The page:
This opening helps clarify the second Midrash. Both Eisav and Yaakov had inborn personality traits pointing in opposite directions. The Midrash emphasizes, though, that there was nothing whatsoever distinguishing the two at an early age. In a society enamored with labeling people, one would think that someone as “evil” as Eisav would demonstrate those “evil” behaviors at a very early age. This assumption might be true when discussing a sociopath. The same could be argued regarding Yaakov, that one might think his righteousness would be on display at the earliest possible age – maybe pre-school enrollment at Yeshivas Shem V’Ever. Yet Yaakov seemed to act no differently than Eisav early on in their lives. This drives home a crucial point, namely that ideological directions are the results of conscious decisions. It is man’s choice to be the tzadik or rasha, not some sort of pre-determined fate. It is no coincidence that the Midrash focuses on the age of thirteen. As we all know, it is at this age that a young man becomes obligated in all mitzvos. His intellectual and psychological developments are at the point that he can benefit from the ideas of the mitzvos, a monumental step in his life. At this stage in life, the ability to make these decisions, to exercise his bechira, comes to the forefront. So too with Yaakov and Eisav. They were not “forced” to become the future of the Jewish people or the paradigm of evil – they were conscious decisions by each of them.

The Midrash does offer one other important point, which helps unify the above ideas. Both Eisav and Yaakov had these innate traits that would play a significant role in the lifestyles they would choose. It is interesting, however, that there was nothing obvious in their actions as to which direction each would take. Parents tend to get fixated on actions alone when dealing with their children. It is always a source of pride that one’s child scored well on an exam, read a difficult book, or hit the home run. This might even lead to “bragging rights,” discussing with other parents how little Timmy is just such a great kid. However, the Midrash is pointing out that while the actions of both Yaakov and Eisav were indistinguishable, this does not mean their motives were identical. The same action, whether it be something minor or something monumental, can have a completely different effect on the child depending on what is driving him to that behavior. Our concern must be focused as much on what drives our children to act the way they do as the results of their actions. This concept reflects our approach to mitzvos as well. The action of picking up a lulav, for example, has limited benefit to the participant if he does not understand why he is doing it and what is motivating him to act in this manner. Clearly, here, the fact that Eisav and Yaakov never acted in a manner that separated their identities did not necessarily mean they were not different people.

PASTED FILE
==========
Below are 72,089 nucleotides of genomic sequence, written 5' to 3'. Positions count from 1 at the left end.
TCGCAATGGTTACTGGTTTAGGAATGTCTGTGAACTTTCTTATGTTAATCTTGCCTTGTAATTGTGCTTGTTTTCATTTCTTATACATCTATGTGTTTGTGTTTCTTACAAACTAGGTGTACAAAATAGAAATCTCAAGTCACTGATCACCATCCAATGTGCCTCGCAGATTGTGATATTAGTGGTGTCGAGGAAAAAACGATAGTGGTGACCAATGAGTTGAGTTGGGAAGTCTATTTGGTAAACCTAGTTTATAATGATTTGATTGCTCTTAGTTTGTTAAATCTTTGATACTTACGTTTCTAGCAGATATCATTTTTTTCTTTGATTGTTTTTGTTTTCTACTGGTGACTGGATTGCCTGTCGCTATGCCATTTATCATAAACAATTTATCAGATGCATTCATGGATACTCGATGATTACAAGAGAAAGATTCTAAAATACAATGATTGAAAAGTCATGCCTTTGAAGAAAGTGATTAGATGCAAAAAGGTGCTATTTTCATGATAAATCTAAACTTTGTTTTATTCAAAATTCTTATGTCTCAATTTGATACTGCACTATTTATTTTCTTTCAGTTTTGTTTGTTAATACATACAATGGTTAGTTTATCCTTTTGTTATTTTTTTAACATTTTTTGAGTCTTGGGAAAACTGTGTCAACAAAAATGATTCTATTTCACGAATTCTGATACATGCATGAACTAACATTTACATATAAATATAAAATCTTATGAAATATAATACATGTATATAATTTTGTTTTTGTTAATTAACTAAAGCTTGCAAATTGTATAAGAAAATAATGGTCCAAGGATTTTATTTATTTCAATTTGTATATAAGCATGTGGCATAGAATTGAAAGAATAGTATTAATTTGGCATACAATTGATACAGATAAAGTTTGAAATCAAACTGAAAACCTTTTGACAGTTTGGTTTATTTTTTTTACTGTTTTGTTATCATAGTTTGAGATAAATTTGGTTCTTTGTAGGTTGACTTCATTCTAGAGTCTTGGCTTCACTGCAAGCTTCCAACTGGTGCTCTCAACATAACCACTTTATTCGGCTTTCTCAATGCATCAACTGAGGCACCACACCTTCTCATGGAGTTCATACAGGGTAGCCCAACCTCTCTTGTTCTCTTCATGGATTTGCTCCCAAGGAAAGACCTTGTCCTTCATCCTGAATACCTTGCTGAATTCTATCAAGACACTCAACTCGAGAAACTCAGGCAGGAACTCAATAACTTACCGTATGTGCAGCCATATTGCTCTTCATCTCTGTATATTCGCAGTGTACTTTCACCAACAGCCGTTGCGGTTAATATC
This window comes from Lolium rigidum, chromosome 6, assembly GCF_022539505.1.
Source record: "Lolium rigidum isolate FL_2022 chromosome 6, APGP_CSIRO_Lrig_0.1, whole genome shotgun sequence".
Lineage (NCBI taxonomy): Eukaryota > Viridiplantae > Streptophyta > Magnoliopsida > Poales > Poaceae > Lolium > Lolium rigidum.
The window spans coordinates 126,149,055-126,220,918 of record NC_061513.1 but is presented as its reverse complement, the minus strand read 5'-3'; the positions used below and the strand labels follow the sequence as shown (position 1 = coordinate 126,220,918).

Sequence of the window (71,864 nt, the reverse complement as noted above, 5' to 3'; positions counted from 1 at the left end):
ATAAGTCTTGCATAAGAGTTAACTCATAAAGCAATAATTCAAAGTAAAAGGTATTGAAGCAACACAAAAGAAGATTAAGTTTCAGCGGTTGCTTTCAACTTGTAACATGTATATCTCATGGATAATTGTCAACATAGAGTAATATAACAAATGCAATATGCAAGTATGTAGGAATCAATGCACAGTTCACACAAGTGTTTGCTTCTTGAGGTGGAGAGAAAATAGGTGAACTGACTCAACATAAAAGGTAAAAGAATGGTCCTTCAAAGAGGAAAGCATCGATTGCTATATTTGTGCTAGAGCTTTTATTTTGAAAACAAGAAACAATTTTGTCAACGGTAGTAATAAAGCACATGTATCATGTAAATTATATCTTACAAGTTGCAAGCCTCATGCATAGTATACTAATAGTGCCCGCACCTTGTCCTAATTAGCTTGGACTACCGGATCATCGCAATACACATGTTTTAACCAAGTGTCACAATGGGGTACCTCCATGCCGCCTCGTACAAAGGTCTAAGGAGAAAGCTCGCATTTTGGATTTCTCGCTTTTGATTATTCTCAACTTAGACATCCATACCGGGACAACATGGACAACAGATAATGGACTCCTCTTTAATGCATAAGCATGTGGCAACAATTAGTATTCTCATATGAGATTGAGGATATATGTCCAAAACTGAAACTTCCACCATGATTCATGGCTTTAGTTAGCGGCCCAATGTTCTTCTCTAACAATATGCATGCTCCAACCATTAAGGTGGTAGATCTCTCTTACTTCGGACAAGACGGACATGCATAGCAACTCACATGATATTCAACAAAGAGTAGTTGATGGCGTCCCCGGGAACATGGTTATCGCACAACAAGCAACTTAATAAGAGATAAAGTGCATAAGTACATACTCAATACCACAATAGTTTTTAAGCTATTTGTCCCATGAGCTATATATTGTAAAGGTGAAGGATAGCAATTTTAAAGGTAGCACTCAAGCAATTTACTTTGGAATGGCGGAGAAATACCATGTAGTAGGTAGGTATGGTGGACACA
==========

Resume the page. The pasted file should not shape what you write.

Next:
This is not to say that we shouldn’t be proud of our children’s accomplishments or concerned when they act out, but making assumptions on a child’s future on the basis of their actions as children is clearly impossible—if Yaakov and Esav couldn’t be differentiated, who can? It is fascinating that we turn to two people who personified the identity of tzadik and rasha to understand how we should shy away from simplistic labels and self-indulging conclusions about our children. We should always keep in mind that as much as we want what is best for our children, ultimately it is their decision that will determine the type of life they ultimately live.